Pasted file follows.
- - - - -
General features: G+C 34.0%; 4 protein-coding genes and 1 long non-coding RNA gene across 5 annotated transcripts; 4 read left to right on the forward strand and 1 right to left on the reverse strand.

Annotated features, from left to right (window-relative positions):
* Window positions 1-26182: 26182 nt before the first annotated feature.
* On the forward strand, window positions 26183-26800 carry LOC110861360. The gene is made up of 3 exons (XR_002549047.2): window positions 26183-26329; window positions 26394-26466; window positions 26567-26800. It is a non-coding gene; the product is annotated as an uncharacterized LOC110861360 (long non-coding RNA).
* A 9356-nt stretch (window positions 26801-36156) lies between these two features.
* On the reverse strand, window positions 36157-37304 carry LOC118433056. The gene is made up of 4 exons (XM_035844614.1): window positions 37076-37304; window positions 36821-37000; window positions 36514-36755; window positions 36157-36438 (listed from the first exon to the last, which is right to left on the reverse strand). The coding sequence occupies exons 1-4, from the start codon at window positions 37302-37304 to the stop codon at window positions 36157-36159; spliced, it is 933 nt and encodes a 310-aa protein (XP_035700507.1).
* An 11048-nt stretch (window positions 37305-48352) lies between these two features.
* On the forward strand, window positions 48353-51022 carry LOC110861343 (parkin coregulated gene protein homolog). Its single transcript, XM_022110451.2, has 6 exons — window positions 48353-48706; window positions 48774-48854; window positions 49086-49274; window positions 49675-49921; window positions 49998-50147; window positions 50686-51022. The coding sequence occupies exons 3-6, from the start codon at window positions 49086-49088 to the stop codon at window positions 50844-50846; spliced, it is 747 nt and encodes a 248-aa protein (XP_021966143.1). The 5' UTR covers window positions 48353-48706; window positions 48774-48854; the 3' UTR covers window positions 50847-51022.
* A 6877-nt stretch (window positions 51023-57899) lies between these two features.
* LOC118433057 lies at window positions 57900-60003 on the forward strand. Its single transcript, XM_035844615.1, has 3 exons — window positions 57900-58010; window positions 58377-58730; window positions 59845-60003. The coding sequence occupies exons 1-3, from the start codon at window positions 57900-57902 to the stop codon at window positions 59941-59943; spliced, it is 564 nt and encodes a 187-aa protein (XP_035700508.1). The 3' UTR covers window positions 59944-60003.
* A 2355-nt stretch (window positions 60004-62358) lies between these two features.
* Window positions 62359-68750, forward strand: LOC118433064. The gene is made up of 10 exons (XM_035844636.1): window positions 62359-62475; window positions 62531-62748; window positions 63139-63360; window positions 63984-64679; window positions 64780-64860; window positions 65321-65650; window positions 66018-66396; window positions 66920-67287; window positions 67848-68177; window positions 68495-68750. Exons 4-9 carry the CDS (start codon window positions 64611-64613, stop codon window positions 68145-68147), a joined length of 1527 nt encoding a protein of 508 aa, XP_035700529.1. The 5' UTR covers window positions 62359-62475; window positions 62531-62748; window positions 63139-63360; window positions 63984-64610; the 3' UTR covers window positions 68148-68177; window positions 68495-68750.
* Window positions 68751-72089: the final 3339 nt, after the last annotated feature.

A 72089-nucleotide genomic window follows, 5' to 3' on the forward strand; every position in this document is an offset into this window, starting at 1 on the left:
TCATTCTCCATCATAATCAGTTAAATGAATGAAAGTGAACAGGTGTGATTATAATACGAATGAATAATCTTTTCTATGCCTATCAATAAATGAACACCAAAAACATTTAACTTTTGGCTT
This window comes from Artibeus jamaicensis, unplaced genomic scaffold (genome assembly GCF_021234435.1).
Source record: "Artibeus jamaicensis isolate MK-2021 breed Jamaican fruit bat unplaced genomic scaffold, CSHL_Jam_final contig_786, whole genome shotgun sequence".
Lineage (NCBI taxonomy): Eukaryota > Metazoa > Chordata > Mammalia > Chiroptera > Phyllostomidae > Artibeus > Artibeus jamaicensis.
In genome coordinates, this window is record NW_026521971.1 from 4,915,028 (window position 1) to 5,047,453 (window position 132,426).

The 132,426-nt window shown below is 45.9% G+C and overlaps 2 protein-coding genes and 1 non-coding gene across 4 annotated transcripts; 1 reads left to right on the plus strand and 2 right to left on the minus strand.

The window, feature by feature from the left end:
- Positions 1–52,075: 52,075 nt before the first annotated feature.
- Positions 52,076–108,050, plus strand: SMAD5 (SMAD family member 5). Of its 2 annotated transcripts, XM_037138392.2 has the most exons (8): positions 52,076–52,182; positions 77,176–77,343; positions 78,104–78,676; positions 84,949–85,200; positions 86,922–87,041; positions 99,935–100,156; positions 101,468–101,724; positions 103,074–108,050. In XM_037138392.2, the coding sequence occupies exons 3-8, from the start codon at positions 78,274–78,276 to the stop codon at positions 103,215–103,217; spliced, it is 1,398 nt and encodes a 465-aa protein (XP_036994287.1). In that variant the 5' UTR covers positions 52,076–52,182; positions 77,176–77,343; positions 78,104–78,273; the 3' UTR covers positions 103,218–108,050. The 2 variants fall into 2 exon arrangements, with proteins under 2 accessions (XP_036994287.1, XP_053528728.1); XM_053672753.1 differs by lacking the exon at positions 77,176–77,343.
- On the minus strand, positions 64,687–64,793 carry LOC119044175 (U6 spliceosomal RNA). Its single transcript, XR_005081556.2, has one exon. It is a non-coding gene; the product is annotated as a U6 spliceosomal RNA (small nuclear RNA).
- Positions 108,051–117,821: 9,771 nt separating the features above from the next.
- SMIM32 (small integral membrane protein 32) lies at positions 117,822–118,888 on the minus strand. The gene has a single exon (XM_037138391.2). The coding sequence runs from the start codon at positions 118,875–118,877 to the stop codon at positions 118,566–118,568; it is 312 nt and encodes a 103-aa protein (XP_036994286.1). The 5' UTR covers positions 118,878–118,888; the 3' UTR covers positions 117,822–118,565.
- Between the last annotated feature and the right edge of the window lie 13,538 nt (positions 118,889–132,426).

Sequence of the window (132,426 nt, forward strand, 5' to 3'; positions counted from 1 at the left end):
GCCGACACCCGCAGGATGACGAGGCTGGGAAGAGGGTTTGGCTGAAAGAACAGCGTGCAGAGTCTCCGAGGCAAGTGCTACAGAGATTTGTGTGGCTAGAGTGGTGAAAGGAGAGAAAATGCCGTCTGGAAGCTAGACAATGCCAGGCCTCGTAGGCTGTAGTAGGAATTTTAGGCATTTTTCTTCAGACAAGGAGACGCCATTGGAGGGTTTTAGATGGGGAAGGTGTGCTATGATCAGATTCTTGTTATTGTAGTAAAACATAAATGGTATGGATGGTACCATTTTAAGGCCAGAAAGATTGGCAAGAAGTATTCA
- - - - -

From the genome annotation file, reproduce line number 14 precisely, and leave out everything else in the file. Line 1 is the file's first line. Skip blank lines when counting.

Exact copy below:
A 72089-nucleotide genomic window follows, 5' to 3' on the forward strand; every position in this document is an offset into this window, starting at 1 on the left: